Now more than ever, we must focus our efforts on three priorities, namely, the preservation of the ceasefire in Idlib, respect for international humanitarian law and the quest for a lasting political solution.
1/ First, preserving the ceasefire in Idlib is an absolute imperative.
Given that another tragedy is unfolding in the north-west of the country, we must do everything in our power to prevent Idlib from becoming another Aleppo — the lives of more than 3 million civilians, including 1 million children, are at stake. We strongly condemn the strikes that have indiscriminately targeted the city of Idlib and its population in recent days. The risk of escalation is at its peak, as illustrated by the regime’s attacks on Turkish patrols this month.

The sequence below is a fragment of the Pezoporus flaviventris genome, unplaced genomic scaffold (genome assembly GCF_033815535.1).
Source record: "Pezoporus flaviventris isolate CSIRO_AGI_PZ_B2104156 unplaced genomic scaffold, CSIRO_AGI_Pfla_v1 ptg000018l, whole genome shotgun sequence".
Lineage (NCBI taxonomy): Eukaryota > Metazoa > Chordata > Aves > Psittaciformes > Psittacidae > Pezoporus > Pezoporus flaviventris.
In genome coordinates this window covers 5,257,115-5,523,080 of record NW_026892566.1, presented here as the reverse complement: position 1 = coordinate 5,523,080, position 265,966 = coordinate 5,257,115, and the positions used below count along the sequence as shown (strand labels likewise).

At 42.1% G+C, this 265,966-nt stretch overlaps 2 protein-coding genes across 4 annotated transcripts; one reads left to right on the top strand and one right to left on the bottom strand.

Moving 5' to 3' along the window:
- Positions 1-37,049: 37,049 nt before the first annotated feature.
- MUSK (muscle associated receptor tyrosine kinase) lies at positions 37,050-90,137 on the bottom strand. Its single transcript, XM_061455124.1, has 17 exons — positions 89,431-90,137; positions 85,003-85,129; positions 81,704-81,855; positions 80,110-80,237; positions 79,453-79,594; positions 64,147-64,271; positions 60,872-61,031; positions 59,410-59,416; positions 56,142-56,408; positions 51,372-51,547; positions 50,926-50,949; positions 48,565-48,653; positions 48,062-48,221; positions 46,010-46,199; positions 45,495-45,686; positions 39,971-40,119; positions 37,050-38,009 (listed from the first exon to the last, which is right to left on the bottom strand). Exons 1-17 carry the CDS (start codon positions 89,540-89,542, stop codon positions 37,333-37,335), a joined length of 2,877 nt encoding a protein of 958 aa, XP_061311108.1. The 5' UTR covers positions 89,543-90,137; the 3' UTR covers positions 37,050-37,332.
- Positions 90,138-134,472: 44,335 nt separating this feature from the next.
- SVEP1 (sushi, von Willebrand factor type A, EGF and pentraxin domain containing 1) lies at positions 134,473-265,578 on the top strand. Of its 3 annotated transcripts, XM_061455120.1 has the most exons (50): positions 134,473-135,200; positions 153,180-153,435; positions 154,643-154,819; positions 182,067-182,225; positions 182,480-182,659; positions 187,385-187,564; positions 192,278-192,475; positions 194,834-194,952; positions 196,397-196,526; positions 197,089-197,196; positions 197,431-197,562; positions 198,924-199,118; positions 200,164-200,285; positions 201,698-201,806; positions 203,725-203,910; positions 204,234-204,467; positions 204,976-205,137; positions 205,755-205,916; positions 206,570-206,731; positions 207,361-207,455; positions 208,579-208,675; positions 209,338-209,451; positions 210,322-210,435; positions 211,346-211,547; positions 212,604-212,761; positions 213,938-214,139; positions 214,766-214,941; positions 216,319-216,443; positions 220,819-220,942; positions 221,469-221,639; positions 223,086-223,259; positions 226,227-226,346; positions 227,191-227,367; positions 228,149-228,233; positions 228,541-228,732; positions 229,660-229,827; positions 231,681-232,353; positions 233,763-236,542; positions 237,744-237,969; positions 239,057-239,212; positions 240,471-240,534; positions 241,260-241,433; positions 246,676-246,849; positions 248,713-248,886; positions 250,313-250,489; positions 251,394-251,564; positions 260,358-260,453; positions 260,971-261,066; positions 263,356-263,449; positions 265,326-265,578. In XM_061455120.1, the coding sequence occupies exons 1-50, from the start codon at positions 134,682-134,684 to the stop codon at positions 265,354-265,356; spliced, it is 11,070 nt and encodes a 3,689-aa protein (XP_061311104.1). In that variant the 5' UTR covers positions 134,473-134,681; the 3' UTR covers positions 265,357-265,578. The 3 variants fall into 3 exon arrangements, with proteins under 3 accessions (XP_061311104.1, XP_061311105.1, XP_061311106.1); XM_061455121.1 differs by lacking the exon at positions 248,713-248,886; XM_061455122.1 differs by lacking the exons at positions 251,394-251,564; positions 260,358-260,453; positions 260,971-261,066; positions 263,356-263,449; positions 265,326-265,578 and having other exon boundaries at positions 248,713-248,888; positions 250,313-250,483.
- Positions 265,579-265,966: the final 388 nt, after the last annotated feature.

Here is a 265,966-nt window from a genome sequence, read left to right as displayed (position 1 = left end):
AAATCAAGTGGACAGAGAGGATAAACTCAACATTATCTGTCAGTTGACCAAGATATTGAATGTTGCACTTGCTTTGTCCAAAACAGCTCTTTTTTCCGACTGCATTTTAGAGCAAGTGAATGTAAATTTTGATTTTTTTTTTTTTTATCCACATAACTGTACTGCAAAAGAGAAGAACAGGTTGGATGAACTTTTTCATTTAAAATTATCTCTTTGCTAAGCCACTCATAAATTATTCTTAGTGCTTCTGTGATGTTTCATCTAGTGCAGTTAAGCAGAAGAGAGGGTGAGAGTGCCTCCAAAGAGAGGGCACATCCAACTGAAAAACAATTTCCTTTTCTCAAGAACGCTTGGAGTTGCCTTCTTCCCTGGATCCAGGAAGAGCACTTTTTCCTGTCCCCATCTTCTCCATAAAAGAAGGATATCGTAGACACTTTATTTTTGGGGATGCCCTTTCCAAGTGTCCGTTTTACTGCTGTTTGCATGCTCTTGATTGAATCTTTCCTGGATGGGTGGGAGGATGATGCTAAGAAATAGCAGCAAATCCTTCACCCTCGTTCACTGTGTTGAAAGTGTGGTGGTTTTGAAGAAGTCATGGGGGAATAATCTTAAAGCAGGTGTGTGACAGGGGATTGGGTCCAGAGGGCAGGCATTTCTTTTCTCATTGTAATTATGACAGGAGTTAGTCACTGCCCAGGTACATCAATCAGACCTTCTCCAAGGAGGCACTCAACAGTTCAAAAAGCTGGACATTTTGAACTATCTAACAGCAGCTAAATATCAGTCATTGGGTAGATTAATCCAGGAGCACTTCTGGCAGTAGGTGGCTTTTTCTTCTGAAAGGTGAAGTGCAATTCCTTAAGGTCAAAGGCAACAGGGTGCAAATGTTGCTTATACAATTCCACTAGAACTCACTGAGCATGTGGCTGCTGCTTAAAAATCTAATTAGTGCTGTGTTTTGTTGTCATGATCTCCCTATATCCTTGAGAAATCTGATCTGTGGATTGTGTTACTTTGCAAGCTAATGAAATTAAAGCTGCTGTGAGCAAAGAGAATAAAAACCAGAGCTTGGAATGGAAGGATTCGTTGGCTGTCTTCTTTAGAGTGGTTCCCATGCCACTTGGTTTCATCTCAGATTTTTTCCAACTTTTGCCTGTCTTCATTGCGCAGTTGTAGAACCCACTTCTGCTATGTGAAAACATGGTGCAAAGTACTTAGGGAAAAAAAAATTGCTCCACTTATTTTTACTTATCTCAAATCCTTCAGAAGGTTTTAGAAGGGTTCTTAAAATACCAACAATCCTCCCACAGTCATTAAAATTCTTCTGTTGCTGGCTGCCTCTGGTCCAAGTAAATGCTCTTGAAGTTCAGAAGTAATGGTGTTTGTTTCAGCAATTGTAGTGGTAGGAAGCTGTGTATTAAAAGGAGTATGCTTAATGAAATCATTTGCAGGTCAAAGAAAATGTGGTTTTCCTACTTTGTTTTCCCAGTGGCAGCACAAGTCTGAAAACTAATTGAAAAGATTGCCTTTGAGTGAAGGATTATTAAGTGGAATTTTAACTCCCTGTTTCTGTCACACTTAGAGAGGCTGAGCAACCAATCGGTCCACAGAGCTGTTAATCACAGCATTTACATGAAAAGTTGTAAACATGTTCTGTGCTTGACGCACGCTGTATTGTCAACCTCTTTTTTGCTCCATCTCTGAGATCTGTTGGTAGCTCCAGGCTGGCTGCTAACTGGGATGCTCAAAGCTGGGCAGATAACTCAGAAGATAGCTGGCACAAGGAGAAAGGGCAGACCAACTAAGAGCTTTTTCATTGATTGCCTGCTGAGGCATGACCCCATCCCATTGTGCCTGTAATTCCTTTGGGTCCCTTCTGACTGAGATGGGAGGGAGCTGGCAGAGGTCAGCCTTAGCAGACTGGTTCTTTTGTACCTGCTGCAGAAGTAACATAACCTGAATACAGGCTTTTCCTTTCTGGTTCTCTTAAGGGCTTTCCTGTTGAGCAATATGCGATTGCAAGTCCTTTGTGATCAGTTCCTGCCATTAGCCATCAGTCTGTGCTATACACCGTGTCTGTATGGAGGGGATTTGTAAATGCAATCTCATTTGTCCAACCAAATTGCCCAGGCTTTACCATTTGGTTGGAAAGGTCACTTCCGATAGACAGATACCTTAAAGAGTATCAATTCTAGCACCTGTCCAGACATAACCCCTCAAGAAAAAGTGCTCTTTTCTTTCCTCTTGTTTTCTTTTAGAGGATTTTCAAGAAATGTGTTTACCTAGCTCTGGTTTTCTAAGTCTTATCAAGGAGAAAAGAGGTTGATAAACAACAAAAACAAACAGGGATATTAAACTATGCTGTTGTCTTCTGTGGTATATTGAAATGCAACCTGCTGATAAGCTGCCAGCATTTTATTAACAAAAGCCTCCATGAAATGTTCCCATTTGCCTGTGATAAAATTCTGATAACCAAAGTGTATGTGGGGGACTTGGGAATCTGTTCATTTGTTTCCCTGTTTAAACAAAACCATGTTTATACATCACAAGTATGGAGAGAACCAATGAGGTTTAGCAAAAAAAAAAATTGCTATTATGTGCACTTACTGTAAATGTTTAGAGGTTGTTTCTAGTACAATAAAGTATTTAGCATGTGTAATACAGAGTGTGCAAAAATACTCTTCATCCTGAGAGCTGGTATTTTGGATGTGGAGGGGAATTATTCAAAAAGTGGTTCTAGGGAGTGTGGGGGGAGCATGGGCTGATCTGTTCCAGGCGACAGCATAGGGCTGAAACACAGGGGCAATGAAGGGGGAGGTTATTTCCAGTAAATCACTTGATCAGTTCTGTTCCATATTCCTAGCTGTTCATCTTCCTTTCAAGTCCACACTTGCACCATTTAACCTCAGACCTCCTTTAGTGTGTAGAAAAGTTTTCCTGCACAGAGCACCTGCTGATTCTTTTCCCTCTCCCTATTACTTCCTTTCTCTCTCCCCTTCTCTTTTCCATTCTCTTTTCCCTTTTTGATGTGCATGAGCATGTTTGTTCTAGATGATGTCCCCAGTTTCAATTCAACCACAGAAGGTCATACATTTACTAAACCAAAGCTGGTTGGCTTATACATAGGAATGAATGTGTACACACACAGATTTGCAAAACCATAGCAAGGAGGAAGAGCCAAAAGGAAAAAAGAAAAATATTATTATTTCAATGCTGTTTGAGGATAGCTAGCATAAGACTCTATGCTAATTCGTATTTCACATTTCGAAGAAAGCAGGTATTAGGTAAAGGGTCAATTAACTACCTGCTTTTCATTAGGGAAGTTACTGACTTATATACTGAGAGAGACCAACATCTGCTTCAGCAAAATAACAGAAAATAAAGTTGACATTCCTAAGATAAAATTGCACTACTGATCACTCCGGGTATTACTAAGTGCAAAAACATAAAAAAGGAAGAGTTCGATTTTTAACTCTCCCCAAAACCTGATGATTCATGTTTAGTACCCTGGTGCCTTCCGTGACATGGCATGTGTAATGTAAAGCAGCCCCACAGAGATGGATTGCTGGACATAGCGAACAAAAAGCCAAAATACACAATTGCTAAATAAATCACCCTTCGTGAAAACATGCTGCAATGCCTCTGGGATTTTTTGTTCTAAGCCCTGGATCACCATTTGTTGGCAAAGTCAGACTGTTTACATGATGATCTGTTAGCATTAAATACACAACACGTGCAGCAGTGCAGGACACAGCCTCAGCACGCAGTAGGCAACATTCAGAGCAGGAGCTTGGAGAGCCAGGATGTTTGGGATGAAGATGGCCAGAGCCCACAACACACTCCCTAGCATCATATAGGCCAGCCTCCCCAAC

We call on the signatories to the ceasefire agreement to honour their commitments and ensure an effective ceasefire in the north-west, the end of hostilities and a nationwide ceasefire, in accordance with resolution 2254 (2015). Russia in particular must exert all the necessary pressure on the regime to return to the front lines agreed in Sochi. Discussions between Turkey and Russia must also continue to allow for an immediate de-escalation of the situation. Iran must also play its part. We hope that upcoming deadlines set by the international community will enable substantial and lasting progress to be made on the situation in Idlib.
In addition, I reiterate that, in the event that chemical weapons are used again, France will be extremely firm and stands ready to act.
2/ Secondly, respect for international humanitarian law is binding on everyone and not negotiable.
I would like to recall two absolute priorities in that regard.